Now that I have owned the Sony for just over 3 months it is becoming easier to use.  At least I can find near everything quickly.  I go back and forth from using checking and adjusting the settings either by pushing the fn button on the back which puts on the screen the basic settings.  You can then adjust those there.  Or at other times I push the buttons for the individual focus, drive, and other things you need.  I usually look at the back screen to make my adjustments.  If it is full sun I look in the viewfinder.  It all works pretty fast and easy.  Of course if Sony looked in it’s archives and pulled out the Minolta 600si (Sony owns Minolta) and used the set up system from that camera plus a touchscreen it would be much better, but they did not and the existing system with the Sony A7iii is fine.

The Sony on time from rest or turned off is relatively fast.  Not as fast as a DSLR, but fast enough.  You do have to make adjustments when going to the Sony A7iii with EVF from and optical viewfinder.  There is a slight lag for the EVF, but again, the A7iii works fine.  I have become used to seeing subjects in the EVF as opposed to OVF.  I do like being able to see light settings adjustments in the viewfinder or the back screen.  This saves a lot of fiddling and guessing to get the photo exposure right.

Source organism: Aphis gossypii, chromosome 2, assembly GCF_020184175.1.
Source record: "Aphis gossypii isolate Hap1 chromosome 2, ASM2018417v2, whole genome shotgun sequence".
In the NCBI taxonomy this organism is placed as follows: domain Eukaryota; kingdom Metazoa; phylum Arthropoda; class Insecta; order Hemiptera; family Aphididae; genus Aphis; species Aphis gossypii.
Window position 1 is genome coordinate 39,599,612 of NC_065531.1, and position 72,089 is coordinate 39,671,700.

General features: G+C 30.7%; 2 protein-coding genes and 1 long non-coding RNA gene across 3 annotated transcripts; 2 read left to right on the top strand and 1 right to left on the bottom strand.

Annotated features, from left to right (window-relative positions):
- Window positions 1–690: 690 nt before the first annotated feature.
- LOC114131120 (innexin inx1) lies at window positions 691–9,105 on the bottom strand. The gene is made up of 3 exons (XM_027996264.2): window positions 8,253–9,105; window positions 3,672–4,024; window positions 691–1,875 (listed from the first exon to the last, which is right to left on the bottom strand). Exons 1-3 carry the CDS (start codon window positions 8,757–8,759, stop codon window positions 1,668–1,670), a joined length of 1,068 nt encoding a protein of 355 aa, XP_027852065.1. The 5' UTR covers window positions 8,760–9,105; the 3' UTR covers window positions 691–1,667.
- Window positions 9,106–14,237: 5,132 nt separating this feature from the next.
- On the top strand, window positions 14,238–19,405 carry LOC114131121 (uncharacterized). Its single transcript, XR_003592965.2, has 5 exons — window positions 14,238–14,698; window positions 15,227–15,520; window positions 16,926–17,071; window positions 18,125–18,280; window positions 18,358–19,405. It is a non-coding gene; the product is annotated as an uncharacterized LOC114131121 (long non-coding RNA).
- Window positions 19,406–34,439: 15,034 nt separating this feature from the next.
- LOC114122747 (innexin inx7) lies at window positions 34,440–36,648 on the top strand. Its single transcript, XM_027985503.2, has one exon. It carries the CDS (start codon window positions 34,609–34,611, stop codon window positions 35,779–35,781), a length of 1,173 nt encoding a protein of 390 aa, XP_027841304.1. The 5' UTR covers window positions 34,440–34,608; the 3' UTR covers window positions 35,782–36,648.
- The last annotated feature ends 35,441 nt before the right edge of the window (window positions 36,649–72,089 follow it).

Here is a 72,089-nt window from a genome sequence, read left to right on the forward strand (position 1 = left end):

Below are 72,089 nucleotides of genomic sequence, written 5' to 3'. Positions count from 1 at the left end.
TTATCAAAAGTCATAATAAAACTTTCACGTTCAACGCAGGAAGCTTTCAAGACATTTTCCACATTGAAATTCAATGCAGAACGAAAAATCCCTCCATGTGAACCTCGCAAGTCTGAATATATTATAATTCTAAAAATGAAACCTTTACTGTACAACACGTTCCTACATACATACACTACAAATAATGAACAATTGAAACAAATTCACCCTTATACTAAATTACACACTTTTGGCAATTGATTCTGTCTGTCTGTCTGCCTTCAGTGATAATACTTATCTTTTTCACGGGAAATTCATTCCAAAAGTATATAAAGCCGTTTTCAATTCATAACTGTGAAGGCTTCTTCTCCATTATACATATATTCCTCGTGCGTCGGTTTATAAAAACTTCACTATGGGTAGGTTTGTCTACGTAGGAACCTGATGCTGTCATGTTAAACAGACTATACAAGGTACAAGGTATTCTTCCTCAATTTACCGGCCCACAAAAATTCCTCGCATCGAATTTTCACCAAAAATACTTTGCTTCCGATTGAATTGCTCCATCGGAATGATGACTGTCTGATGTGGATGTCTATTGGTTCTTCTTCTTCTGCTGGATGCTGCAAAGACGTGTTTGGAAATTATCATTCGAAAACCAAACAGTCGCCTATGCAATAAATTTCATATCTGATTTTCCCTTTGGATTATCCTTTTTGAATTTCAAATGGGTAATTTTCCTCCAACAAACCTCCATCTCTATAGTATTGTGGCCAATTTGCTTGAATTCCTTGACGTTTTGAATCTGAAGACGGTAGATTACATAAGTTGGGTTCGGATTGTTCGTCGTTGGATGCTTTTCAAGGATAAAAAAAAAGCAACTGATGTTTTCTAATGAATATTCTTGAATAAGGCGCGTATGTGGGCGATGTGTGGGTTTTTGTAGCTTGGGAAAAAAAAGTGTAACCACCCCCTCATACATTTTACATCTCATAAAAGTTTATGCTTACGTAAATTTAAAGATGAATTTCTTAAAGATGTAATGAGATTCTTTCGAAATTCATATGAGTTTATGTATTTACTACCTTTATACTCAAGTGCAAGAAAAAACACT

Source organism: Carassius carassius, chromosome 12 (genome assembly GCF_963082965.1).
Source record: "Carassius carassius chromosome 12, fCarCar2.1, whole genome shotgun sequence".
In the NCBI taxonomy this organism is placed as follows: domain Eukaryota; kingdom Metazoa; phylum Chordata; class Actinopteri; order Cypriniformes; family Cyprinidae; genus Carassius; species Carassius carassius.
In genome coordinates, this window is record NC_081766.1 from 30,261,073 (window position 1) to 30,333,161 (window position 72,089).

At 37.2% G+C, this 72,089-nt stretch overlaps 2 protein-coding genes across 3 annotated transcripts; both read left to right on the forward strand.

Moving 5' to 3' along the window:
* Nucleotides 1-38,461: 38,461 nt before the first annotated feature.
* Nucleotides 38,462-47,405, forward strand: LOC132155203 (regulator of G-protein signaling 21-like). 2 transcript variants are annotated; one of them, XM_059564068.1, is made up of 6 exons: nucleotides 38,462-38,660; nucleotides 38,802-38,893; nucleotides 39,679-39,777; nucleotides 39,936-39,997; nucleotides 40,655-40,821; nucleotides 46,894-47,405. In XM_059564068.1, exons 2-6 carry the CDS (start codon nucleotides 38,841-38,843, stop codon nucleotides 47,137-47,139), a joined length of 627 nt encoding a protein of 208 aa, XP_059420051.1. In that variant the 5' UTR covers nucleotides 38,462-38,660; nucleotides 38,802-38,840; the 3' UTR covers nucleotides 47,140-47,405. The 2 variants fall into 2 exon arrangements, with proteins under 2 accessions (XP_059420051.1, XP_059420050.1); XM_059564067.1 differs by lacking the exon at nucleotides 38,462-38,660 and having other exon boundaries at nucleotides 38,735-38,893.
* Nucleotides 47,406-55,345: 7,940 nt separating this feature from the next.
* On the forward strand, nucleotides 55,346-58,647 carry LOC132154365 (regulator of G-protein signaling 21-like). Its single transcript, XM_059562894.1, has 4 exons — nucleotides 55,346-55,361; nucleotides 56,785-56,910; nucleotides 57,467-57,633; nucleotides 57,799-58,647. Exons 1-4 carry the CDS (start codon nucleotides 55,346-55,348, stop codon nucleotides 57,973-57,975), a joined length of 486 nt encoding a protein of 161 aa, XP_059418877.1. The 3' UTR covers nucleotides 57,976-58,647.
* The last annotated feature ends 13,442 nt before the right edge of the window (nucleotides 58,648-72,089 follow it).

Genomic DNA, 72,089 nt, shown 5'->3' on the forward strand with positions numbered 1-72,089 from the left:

_dsc0890
Shot with Sony A7iii and 24-105 f4 in late afternoon.  

The Sony G 24-105 f4 which I added to my kit just before Christmas is excellent.  I would call this a mid size lens.  It is bigger than my Zeiss – Sony 55mm 1.8 prime, but not so big that I find it cumbersome to carry and use like I did the Nikon D750 24-120 f4.  I learned to live with the Nikon but it always felt too big.  The Sony does not.  The few oz’s you save on the body weight and body size and the couple of oz’s less and a bit smaller on the lens and it just fits better on my Peak Strap.  The Sony lens is rated a little better than the Nikon but I think they are both sharp stabilized lenses.  I definitely liked the price of the Nikon better.  Quality I can’t tell the difference.  The one annoyance on the Nikon you don ‘t have with the Sony lens is that the Sony does not clip the corners at 24mm like the Nikon did.  I cropped it out when editing the Nikon files, but you don’t have to do that on the Sony setup.  The bokeh is good on the Sony lens as you can see in the photo above.